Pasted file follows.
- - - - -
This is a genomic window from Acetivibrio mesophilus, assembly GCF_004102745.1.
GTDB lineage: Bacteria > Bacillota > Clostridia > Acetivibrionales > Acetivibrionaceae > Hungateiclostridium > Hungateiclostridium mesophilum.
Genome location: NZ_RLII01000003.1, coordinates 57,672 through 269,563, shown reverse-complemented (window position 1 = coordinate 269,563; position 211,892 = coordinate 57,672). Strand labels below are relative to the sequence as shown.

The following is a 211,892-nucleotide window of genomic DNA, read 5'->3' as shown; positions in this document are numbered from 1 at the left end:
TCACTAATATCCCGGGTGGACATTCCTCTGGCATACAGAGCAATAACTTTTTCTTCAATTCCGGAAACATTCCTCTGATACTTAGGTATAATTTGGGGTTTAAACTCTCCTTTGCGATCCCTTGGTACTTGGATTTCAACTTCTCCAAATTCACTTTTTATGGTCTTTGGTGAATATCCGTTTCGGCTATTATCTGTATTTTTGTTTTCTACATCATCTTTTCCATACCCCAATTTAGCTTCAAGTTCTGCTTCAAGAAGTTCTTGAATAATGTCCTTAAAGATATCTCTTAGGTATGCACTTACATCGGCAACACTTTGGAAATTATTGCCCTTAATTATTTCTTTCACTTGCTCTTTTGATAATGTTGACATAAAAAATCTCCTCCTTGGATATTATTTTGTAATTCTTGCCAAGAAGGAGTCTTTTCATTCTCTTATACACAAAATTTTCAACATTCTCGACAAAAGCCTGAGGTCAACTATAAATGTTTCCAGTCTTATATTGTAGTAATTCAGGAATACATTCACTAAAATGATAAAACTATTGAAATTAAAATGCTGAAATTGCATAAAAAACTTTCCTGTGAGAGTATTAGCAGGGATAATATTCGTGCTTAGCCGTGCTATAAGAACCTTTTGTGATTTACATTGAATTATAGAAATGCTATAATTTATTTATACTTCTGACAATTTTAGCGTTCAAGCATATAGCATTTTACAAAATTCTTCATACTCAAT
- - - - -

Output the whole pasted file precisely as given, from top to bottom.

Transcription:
This is a genomic window from Acetivibrio mesophilus, assembly GCF_004102745.1.
GTDB lineage: Bacteria > Bacillota > Clostridia > Acetivibrionales > Acetivibrionaceae > Hungateiclostridium > Hungateiclostridium mesophilum.
Genome location: NZ_RLII01000003.1, coordinates 57,672 through 269,563, shown reverse-complemented (window position 1 = coordinate 269,563; position 211,892 = coordinate 57,672). Strand labels below are relative to the sequence as shown.

The following is a 211,892-nucleotide window of genomic DNA, read 5'->3' as shown; positions in this document are numbered from 1 at the left end:
TCACTAATATCCCGGGTGGACATTCCTCTGGCATACAGAGCAATAACTTTTTCTTCAATTCCGGAAACATTCCTCTGATACTTAGGTATAATTTGGGGTTTAAACTCTCCTTTGCGATCCCTTGGTACTTGGATTTCAACTTCTCCAAATTCACTTTTTATGGTCTTTGGTGAATATCCGTTTCGGCTATTATCTGTATTTTTGTTTTCTACATCATCTTTTCCATACCCCAATTTAGCTTCAAGTTCTGCTTCAAGAAGTTCTTGAATAATGTCCTTAAAGATATCTCTTAGGTATGCACTTACATCGGCAACACTTTGGAAATTATTGCCCTTAATTATTTCTTTCACTTGCTCTTTTGATAATGTTGACATAAAAAATCTCCTCCTTGGATATTATTTTGTAATTCTTGCCAAGAAGGAGTCTTTTCATTCTCTTATACACAAAATTTTCAACATTCTCGACAAAAGCCTGAGGTCAACTATAAATGTTTCCAGTCTTATATTGTAGTAATTCAGGAATACATTCACTAAAATGATAAAACTATTGAAATTAAAATGCTGAAATTGCATAAAAAACTTTCCTGTGAGAGTATTAGCAGGGATAATATTCGTGCTTAGCCGTGCTATAAGAACCTTTTGTGATTTACATTGAATTATAGAAATGCTATAATTTATTTATACTTCTGACAATTTTAGCGTTCAAGCATATAGCATTTTACAAAATTCTTCATACTCAAT